MILO simulator allows the public to see the streets through the eyes of the police | New

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I was shot and killed on October 7 during a domestic dispute.

Likewise, other members of the media were invited to try the Danville Police Department’s MILO Range training, as part of its Pass the Perspective program.

The MILO Range simulator generates a variety of scenarios, ranging from a domestic disturbance to traffic stops to an active shooter situation. It uses computer technology to enhance an officer’s decision-making abilities in the field and is part of the department’s training regimen.

As part of its awareness program Passe la perspective, the Danville police invite the population to come and try the simulator. Most people said that based on their experience in a simulated scenario, officers only had seconds to make a life-and-death decision, Corporal Sylvia Brooks said.

This is what happened during the simulated domestic conflict. The script started with an open door leading through the rooms of an apartment or a house, because it was hard to tell. In the background, there was the sound of a man screaming and a woman screaming. The couple were in the kitchen, where the man was holding a baby and loudly threatening the woman. The woman was screaming. When he saw the “officer”, he started yelling at me to leave his house. He then punched the woman and she fell to the ground screaming. We were asked to give orders as an officer would in a real situation. I told the man to put the baby down. He did not, despite repeated requests. He just got angrier and more agitated.

Finally, the man reached behind his back and pulled out a gun, and pointed it in my direction while still holding the baby. We’d been told to keep our inert sim pistol in a fake holster by our side, so that’s where it was. Confused by the chaotic situation, I was too slow to pull out the gun and fire. The man fired his gun and the screen went red.

A red screen meant the officer had been shot. Since the man had fired several shots at me before I drew my gun, I was probably dead.

The situation was rhythmic and unsettling, but deep down I was aware that it wasn’t real and that I really wouldn’t be down. For the police officers, however, it is real and was enough to give additional appreciation of what they may encounter during a working day.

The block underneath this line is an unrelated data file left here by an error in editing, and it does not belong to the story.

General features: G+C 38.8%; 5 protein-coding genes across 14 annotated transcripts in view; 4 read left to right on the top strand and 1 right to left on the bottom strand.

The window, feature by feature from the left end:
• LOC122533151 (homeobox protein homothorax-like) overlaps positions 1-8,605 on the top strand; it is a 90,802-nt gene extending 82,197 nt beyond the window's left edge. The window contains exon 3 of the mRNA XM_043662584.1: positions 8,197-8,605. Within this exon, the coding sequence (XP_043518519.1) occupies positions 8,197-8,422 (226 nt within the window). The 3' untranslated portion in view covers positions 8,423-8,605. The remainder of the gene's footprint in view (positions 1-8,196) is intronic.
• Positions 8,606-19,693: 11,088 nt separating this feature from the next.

Other members of the media have also been “shot” during traffic stops where a passenger pulled out a gun and fired, or a situation where a woman got out of her car with a gun to her head, for turn it on on “the officer”. A member of the media managed to shoot down an active shooter, only to be shot by another further down a hallway.

The simulator allows the controller to modify the outcome of each scenario, either providing a deadly force situation; another where the threat turns out to be harmless, like a man taking out a wallet; or in some cases, the person complies with an officer’s orders and the tension subsides. The officer does not know, however, how the scenario will unfold when it begins. And most situations lasted less than 30 seconds.

For actual training, the simulator can be calibrated for firearms, taser or flashlight. It is also used for remedial training, when an officer needs to hone their skills, said Sgt. Evan Wilson.

Wilson said the simulator cannot fully replicate what an officer might encounter in the field, as currently officers can only move forward and backward in front of the screen during a simulated situation so as not to disrupt the laser. used as part of the Software.

However, even a simulated scenario gives an officer an adrenaline rush and tunnel vision, he said.

The simulator is used in conjunction with de-escalation training because the use of deadly force is considered a last resort, Wilson said.

“No officer wants to use their handgun,” he said.

Wilson said the simulator also allows community members to see how complex a situation can become, such as domestic unrest.

Certainly officers must be held to a higher standard, but also be reasonable about what they can and cannot do in complex situations, he said.

Each scenario also provides the trainer with the opportunity to analyze the officer’s decisions by creating teachable moments that ensure the officer’s actions comply with the law and department policy.

One policy change that emerged from the Pass the Perspective sessions with residents was how traffic stops are handled in Danville. Previously, officers may not have immediately told a driver why they were being pulled over, Brooks said, adding that many believed it had to do with their race.

Brooks said the comments led to a change in policy and all officers must now immediately notify a driver of the reason they are being pulled over.

sergeant. Steve Richardson said some community members came to a Pass the Perspective session with a negative view of the police, only for that view to change once they tried the simulated situations and saw what the police were like. officers had to deal with in the field.

Ultimately, the ultimate goal is for the officer to return home alive along with those he encounters during his day, Brooks said.

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